Four years ago, the city of Newton, town of Needham and the Newton-Needham Regional Chamber tried something different. Inspired by the explosion of innovative new companies coming out of Kendall Square and the Seaport, we declared two-square miles of office parks and retail corridors near the Charles River and I-95, as the “N-Squared Innovation District.“

Our objective was to establish our own innovation-driven ecosystem. We hoped to attract technology, life sciences, media and other businesses to the area. And we wanted to bring new high-paying jobs and new commercial tax dollars to Newton and Needham.

In creating a suburban innovation district, we found had many things going for us: Newton and Needham are home to many of the people who drive innovation in Greater Boston. And a handful of trend setting new companies — including TripAdvisor, SharkNinja, Karyopharm, Big Belly Solar — had chosen to call N-Squared home too.

But we also lacked elements experts told us we needed to create a truly vibrant innovation district, most notably places for employees to live, gather and play before and after work.

It happens that Northland Development Corp.’s proposal for 23 acres on Needham Street provides much of what we’re missing.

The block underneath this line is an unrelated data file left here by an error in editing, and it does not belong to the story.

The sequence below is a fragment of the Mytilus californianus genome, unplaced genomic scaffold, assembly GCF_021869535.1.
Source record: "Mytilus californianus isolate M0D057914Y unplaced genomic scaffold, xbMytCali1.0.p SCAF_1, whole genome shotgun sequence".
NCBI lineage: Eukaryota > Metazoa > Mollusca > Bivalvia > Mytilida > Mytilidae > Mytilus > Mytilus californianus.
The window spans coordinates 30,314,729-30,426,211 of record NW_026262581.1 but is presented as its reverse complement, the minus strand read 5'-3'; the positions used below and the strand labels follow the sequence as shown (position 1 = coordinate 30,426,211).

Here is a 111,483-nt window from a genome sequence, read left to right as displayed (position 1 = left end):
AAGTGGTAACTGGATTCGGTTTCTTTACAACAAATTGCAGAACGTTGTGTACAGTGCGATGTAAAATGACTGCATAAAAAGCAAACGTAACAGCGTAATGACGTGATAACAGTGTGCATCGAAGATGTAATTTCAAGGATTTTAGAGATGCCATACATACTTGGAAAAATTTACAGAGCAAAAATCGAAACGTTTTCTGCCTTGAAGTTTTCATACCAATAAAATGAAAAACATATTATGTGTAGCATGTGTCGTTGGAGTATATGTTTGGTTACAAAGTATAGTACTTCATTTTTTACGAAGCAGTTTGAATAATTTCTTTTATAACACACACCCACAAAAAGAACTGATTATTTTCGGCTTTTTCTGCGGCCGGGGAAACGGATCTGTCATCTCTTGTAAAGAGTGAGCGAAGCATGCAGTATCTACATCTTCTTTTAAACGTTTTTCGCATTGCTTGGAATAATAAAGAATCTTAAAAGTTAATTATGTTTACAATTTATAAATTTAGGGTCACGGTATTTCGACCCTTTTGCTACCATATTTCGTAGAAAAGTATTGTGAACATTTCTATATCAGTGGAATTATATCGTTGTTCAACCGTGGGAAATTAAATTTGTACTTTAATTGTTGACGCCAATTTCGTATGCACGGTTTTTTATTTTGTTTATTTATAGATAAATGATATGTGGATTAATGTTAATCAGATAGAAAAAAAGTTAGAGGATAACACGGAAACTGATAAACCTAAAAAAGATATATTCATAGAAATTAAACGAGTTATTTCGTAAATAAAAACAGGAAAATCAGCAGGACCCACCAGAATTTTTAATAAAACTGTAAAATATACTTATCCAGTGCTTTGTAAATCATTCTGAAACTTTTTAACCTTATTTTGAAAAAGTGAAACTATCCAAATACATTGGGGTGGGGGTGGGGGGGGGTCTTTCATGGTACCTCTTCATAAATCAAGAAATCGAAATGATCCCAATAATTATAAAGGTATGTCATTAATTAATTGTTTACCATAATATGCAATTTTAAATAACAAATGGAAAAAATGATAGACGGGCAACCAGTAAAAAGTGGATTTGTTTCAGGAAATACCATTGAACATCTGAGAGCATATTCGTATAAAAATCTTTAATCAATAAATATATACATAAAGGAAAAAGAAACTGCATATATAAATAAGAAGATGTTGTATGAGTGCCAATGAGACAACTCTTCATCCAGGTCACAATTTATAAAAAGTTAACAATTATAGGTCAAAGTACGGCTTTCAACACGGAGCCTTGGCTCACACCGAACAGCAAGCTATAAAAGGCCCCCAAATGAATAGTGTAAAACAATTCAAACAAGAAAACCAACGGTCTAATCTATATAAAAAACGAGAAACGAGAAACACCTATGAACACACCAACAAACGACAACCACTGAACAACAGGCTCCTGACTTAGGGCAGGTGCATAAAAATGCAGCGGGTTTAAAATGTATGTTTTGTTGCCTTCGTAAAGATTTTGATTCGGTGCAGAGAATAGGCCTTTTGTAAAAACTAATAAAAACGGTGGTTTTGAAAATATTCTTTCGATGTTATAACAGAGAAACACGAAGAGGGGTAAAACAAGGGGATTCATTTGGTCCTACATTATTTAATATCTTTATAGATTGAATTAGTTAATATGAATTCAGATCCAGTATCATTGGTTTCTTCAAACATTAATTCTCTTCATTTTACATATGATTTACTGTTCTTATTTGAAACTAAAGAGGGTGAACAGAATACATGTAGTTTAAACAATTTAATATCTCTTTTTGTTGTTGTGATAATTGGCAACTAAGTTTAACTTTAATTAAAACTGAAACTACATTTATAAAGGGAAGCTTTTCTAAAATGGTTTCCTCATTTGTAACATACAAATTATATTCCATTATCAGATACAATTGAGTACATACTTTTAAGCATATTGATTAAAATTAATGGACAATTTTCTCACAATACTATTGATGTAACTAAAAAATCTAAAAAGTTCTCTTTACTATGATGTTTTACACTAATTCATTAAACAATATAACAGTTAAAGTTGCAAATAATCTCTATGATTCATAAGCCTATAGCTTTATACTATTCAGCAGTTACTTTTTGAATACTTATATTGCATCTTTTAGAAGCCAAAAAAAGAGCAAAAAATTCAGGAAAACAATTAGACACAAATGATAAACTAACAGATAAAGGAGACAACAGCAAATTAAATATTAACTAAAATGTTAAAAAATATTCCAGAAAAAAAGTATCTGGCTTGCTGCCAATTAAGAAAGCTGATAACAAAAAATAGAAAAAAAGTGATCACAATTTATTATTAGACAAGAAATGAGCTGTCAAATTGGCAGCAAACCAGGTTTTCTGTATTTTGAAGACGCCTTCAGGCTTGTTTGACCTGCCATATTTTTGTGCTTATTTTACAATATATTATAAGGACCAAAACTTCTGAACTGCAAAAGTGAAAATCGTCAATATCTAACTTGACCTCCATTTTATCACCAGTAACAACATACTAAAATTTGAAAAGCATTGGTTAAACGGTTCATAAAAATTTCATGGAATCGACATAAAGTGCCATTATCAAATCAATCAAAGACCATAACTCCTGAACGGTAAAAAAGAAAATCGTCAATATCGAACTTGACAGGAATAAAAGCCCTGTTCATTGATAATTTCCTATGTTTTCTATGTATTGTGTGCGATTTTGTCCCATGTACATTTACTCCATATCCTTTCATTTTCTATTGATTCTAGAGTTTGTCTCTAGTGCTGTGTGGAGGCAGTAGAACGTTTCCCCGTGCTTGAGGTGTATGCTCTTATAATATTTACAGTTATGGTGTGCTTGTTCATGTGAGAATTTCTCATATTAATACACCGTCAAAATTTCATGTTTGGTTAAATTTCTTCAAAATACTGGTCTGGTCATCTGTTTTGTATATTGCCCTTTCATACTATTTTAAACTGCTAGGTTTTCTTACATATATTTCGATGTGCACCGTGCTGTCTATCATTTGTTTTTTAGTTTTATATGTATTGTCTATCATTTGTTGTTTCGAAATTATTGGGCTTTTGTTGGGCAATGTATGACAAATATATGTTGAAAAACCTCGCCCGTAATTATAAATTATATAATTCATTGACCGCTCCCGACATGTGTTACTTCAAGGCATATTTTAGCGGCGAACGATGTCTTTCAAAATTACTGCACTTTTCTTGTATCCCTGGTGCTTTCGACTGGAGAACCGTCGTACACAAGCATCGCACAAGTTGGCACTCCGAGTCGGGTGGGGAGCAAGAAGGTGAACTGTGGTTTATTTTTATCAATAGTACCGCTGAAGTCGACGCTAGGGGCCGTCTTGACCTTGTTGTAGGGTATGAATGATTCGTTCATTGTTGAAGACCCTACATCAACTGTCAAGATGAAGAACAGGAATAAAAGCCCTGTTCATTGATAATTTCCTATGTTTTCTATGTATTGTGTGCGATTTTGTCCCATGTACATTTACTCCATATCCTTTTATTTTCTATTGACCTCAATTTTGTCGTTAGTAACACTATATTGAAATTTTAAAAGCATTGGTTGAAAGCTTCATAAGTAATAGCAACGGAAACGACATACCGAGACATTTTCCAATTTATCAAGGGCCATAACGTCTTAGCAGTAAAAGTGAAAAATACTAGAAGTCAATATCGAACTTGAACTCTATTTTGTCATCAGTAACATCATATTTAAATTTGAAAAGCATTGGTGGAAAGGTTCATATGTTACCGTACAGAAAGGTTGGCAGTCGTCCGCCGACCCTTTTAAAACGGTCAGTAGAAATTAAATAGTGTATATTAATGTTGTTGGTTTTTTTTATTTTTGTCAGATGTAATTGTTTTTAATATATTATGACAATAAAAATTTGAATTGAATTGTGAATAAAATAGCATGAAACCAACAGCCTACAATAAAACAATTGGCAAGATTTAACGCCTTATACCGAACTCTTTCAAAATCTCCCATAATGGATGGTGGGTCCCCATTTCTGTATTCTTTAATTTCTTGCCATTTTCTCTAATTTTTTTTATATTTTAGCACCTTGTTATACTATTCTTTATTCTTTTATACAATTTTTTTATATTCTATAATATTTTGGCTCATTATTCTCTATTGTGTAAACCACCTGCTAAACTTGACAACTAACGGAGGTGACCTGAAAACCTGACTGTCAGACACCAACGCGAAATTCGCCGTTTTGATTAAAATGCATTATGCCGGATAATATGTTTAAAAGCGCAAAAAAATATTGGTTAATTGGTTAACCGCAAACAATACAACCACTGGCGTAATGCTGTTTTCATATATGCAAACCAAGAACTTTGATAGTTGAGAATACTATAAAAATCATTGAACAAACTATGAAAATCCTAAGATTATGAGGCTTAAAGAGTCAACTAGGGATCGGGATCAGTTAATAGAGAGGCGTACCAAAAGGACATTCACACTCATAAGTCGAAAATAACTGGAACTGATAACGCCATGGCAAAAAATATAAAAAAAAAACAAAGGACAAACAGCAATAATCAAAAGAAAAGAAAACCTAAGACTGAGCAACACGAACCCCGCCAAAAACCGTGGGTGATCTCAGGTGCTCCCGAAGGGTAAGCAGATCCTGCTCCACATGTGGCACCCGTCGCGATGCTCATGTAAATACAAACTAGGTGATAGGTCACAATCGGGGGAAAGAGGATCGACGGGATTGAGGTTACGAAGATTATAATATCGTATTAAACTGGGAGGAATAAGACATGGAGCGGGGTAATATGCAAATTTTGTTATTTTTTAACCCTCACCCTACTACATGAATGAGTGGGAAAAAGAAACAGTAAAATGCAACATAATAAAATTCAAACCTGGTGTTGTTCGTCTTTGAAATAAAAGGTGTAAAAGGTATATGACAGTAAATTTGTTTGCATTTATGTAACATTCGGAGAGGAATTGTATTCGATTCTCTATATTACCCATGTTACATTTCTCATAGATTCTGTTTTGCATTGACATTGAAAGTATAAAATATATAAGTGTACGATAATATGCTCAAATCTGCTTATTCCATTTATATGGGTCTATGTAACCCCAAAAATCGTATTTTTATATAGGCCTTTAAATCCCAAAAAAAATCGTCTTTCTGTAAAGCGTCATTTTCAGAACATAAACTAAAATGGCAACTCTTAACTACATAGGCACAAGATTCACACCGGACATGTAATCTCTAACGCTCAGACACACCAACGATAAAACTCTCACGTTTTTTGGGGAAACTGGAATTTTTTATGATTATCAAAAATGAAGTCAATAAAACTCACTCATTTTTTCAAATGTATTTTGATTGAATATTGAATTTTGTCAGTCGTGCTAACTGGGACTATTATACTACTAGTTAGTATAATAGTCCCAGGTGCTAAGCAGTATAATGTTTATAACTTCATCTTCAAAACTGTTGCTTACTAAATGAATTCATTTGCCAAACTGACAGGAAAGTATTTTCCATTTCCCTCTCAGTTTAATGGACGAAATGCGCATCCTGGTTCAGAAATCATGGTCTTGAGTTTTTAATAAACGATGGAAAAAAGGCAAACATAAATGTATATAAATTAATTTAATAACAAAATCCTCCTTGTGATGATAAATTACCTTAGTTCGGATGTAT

Northland’s project effectively creates a gateway to N-Squared: 800 units of units of desperately-needed housing for our local workforce; public gathering spaces; and 180,000 square feet of office space for small and mid-sized companies. On top of that, it funds shuttle buses that connect N-Squared to local transit.
It is precisely these features — and the density that comes with them — that we need to grow our economy and commercial tax base in both municipalities.
A consulting team we hired to devise our economic development strategy confirmed what we suspected: In 2015, Newton residents produced patents — a core measure of innovation — at the staggering rate of almost nine times the national average. Many of Greater Boston’s top investors and venture capitalists live here too. Adding to our innovation street cred is the fact that more than one-fifth of our local population is foreign-born and our adults are far more educated than the typical Bostonian.

On the other hand, our consultants warned, N-Squared lacked the physical infrastructure to really take off.
Innovation happens in the space between work and home, whether that’s in a beer garden, park or coffee bar. Office parks and parking garages don’t do that. Once employees leave work for home, they don’t venture back here. In response, we’ve focused on bringing life closer to the workplace with block parties, food trucks, meetups and art installations. These work to a degree, but they still require a physical place in which to gather. And N-Squared has always lacked that central place.
Northland proposal includes a central common where hundreds of people can gather, as well as a transportation hub, walkable streets, a dog park, skating rink and retail frontage — all essential ingredients needed to make an innovation community feel at home.

Read More